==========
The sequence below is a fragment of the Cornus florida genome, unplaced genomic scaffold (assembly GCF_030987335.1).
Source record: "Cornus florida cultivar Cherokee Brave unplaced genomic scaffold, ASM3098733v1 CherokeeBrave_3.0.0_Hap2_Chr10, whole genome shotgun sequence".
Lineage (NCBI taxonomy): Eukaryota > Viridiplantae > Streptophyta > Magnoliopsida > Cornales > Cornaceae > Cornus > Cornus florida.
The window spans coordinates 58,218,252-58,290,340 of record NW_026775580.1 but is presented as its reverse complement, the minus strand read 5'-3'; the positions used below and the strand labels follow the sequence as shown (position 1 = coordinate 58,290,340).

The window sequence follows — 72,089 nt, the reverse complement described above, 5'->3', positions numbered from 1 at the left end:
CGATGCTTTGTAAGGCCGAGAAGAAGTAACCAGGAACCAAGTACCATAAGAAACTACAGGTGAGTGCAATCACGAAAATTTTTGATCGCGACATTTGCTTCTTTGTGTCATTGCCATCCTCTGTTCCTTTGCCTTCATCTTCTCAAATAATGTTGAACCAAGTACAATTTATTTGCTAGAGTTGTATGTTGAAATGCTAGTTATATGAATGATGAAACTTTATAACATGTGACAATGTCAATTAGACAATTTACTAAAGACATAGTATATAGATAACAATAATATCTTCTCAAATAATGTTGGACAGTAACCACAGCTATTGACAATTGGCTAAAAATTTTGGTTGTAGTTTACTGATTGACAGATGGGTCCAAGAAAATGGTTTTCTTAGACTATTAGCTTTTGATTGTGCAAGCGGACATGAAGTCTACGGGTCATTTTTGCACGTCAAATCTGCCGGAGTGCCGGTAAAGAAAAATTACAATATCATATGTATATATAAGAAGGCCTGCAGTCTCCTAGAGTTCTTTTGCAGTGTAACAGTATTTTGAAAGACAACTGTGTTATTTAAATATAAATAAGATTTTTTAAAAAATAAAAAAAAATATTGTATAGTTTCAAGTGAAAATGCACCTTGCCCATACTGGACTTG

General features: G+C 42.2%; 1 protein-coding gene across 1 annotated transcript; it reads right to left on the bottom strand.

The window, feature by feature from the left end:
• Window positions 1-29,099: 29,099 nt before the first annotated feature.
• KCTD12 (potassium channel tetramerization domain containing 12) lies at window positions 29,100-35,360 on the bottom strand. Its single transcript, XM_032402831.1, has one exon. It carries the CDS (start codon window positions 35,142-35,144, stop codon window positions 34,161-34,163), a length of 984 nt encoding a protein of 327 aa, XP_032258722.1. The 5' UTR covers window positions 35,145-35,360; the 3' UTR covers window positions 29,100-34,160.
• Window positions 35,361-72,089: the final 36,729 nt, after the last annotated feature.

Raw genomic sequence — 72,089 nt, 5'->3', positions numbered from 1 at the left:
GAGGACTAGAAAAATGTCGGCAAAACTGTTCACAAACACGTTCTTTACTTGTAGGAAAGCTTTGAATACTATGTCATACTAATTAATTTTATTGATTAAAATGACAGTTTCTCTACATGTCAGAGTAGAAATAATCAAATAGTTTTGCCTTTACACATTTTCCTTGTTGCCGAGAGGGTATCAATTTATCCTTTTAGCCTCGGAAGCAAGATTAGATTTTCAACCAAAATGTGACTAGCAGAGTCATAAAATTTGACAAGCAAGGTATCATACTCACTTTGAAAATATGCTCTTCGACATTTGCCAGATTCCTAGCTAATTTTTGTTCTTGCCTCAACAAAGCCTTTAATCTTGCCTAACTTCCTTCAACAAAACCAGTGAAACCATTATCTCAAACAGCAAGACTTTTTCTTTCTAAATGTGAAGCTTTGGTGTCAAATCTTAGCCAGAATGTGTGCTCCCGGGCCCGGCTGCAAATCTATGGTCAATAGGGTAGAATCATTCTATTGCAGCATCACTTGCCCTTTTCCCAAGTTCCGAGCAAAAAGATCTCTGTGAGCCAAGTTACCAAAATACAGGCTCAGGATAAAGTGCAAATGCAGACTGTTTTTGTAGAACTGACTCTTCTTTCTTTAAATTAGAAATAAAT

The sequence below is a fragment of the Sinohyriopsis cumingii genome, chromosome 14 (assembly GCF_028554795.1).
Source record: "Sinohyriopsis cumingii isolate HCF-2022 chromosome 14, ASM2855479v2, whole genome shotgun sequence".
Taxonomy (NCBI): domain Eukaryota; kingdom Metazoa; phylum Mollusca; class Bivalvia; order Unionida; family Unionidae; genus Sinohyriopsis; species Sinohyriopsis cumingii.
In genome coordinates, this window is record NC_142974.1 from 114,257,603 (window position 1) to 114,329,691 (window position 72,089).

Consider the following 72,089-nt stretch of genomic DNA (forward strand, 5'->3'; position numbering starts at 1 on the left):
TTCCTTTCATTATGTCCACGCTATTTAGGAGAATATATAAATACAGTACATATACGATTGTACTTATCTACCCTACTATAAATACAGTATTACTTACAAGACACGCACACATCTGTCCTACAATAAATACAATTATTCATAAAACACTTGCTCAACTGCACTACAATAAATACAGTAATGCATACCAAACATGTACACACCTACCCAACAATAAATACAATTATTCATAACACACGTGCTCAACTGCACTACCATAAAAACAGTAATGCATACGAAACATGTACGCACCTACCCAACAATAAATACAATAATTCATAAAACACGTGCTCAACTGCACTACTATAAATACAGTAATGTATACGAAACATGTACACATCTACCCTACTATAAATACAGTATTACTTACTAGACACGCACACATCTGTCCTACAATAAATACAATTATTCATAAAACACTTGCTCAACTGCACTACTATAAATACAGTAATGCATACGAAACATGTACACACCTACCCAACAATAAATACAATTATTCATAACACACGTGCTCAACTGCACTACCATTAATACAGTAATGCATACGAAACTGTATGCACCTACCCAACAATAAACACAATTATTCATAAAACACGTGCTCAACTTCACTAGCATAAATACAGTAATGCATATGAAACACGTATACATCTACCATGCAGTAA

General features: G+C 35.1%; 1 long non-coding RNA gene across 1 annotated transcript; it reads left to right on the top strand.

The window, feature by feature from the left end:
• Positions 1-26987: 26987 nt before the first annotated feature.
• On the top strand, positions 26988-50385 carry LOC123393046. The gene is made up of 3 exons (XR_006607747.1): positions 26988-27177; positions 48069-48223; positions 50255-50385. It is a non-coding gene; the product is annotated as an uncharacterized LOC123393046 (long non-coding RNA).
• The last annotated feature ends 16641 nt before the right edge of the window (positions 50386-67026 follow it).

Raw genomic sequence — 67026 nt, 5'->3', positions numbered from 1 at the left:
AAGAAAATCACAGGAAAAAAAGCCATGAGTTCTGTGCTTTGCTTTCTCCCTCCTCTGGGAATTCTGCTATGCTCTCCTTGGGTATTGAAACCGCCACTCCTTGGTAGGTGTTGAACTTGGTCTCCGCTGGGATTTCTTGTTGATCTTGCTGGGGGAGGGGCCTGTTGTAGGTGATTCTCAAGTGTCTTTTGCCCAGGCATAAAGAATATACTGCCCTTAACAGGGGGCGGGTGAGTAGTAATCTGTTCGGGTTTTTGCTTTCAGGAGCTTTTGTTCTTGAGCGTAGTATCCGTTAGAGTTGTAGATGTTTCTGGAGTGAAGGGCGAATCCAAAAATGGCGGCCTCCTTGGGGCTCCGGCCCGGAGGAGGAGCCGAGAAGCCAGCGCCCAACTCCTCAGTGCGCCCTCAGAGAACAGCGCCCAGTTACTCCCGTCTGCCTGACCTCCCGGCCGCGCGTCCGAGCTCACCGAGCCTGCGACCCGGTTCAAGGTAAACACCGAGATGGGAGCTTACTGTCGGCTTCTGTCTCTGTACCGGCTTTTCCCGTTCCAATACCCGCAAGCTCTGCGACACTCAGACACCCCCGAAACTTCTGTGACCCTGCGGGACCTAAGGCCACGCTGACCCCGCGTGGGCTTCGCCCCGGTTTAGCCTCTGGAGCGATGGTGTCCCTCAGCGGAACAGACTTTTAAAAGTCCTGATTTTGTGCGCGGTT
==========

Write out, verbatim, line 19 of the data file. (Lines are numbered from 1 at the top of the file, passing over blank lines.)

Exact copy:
TTCCTTTCATTATGTCCACGCTATTTAGGAGAATATATAAATACAGTACATATACGATTGTACTTATCTACCCTACTATAAATACAGTATTACTTACAAGACACGCACACATCTGTCCTACAATAAATACAATTATTCATAAAACACTTGCTCAACTGCACTACAATAAATACAGTAATGCATACCAAACATGTACACACCTACCCAACAATAAATACAATTATTCATAACACACGTGCTCAACTGCACTACCATAAAAACAGTAATGCATACGAAACATGTACGCACCTACCCAACAATAAATACAATAATTCATAAAACACGTGCTCAACTGCACTACTATAAATACAGTAATGTATACGAAACATGTACACATCTACCCTACTATAAATACAGTATTACTTACTAGACACGCACACATCTGTCCTACAATAAATACAATTATTCATAAAACACTTGCTCAACTGCACTACTATAAATACAGTAATGCATACGAAACATGTACACACCTACCCAACAATAAATACAATTATTCATAACACACGTGCTCAACTGCACTACCATTAATACAGTAATGCATACGAAACTGTATGCACCTACCCAACAATAAACACAATTATTCATAAAACACGTGCTCAACTTCACTAGCATAAATACAGTAATGCATATGAAACACGTATACATCTACCATGCAGTAA